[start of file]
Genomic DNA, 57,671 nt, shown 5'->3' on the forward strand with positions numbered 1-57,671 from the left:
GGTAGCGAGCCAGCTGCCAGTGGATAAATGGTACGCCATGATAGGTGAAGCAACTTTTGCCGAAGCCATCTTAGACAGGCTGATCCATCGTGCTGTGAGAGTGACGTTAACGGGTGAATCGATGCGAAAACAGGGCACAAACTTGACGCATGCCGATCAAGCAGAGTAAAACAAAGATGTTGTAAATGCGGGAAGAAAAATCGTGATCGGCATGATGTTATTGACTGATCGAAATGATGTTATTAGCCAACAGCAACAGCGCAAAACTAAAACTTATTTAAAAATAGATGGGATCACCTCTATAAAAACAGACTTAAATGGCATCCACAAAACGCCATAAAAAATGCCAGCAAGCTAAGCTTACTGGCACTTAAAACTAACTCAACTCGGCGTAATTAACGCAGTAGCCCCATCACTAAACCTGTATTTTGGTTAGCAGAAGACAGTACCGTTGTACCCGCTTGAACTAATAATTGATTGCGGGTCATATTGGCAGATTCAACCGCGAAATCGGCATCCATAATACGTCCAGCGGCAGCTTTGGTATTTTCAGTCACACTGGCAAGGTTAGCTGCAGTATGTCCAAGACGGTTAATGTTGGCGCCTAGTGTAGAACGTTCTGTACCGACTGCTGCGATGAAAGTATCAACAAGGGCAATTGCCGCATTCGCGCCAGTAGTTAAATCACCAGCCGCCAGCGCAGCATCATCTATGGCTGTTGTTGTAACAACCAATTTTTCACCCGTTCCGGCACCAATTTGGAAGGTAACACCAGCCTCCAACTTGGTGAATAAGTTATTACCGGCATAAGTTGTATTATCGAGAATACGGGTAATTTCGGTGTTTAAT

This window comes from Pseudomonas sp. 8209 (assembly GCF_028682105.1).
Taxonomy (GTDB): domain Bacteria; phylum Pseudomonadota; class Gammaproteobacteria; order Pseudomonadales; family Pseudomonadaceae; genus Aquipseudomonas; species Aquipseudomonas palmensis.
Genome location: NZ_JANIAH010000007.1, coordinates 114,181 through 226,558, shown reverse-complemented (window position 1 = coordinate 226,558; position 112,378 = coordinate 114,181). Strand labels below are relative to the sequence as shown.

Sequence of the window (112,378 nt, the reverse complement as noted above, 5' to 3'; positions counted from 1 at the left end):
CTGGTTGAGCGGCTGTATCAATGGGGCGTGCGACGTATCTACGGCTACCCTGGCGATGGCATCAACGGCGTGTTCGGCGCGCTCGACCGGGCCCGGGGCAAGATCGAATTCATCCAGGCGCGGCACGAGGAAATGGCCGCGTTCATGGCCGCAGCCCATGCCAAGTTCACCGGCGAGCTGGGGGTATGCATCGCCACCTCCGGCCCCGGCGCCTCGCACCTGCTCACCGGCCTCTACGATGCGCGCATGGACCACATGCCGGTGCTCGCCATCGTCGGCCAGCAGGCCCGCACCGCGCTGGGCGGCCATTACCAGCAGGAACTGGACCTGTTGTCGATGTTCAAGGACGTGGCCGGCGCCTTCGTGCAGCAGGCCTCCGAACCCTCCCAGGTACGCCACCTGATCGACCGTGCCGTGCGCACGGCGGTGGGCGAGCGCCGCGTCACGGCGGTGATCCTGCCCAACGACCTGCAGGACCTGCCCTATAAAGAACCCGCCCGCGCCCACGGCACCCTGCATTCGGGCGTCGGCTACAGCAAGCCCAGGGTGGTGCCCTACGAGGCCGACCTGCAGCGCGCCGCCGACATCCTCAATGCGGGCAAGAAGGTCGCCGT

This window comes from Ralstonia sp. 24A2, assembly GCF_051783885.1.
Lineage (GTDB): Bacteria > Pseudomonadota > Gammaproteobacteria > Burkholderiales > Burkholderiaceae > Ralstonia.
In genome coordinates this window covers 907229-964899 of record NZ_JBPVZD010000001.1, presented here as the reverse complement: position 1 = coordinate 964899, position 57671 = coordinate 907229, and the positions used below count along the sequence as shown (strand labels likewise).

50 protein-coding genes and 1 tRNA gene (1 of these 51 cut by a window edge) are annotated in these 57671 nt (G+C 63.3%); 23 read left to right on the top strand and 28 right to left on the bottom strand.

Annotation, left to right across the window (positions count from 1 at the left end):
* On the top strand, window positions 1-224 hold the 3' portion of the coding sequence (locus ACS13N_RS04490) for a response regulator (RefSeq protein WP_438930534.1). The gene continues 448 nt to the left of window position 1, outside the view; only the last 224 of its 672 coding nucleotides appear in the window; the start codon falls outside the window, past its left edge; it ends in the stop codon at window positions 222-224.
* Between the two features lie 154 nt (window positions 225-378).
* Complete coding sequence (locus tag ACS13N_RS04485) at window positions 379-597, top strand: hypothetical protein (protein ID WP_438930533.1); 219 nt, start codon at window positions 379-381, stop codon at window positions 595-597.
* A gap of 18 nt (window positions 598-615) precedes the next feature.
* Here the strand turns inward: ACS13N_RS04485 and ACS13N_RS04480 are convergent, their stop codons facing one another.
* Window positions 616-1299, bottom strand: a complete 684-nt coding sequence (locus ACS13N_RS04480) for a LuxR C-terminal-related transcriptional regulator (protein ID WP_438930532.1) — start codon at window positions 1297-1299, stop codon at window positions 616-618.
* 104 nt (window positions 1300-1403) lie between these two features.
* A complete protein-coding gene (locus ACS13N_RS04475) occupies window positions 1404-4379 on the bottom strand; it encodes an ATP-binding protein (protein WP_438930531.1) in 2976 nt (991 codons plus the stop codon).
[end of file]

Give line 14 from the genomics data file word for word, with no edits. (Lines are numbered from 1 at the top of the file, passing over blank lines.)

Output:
* Between the two features lie 154 nt (window positions 225-378).